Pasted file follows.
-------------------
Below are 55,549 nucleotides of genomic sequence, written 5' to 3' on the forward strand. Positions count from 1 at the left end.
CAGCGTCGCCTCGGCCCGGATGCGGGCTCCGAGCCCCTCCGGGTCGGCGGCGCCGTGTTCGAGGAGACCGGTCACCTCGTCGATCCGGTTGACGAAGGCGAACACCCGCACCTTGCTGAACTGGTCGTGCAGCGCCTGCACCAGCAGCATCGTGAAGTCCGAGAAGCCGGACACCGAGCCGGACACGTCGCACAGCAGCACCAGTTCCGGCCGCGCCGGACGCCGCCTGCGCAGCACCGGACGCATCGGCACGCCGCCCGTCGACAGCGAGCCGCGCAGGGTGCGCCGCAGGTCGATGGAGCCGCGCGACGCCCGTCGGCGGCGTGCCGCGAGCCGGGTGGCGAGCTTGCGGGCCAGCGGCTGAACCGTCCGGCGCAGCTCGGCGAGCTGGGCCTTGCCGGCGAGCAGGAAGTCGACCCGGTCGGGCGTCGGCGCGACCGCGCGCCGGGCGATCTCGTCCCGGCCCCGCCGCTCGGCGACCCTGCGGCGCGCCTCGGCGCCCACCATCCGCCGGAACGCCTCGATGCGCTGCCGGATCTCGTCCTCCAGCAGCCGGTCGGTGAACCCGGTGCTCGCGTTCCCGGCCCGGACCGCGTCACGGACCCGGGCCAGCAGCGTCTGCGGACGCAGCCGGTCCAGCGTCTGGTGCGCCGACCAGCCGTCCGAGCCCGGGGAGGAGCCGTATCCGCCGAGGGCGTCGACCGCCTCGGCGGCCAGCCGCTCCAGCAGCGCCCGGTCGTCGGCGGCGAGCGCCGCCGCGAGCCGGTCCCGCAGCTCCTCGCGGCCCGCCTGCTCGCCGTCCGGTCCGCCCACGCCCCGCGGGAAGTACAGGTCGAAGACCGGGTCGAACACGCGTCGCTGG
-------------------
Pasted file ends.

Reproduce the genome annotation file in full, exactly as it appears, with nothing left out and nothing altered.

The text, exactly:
Below are 55,549 nucleotides of genomic sequence, written 5' to 3' on the forward strand. Positions count from 1 at the left end.
CAGCGTCGCCTCGGCCCGGATGCGGGCTCCGAGCCCCTCCGGGTCGGCGGCGCCGTGTTCGAGGAGACCGGTCACCTCGTCGATCCGGTTGACGAAGGCGAACACCCGCACCTTGCTGAACTGGTCGTGCAGCGCCTGCACCAGCAGCATCGTGAAGTCCGAGAAGCCGGACACCGAGCCGGACACGTCGCACAGCAGCACCAGTTCCGGCCGCGCCGGACGCCGCCTGCGCAGCACCGGACGCATCGGCACGCCGCCCGTCGACAGCGAGCCGCGCAGGGTGCGCCGCAGGTCGATGGAGCCGCGCGACGCCCGTCGGCGGCGTGCCGCGAGCCGGGTGGCGAGCTTGCGGGCCAGCGGCTGAACCGTCCGGCGCAGCTCGGCGAGCTGGGCCTTGCCGGCGAGCAGGAAGTCGACCCGGTCGGGCGTCGGCGCGACCGCGCGCCGGGCGATCTCGTCCCGGCCCCGCCGCTCGGCGACCCTGCGGCGCGCCTCGGCGCCCACCATCCGCCGGAACGCCTCGATGCGCTGCCGGATCTCGTCCTCCAGCAGCCGGTCGGTGAACCCGGTGCTCGCGTTCCCGGCCCGGACCGCGTCACGGACCCGGGCCAGCAGCGTCTGCGGACGCAGCCGGTCCAGCGTCTGGTGCGCCGACCAGCCGTCCGAGCCCGGGGAGGAGCCGTATCCGCCGAGGGCGTCGACCGCCTCGGCGGCCAGCCGCTCCAGCAGCGCCCGGTCGTCGGCGGCGAGCGCCGCCGCGAGCCGGTCCCGCAGCTCCTCGCGGCCCGCCTGCTCGCCGTCCGGTCCGCCCACGCCCCGCGGGAAGTACAGGTCGAAGACCGGGTCGAACACGCGTCGCTGG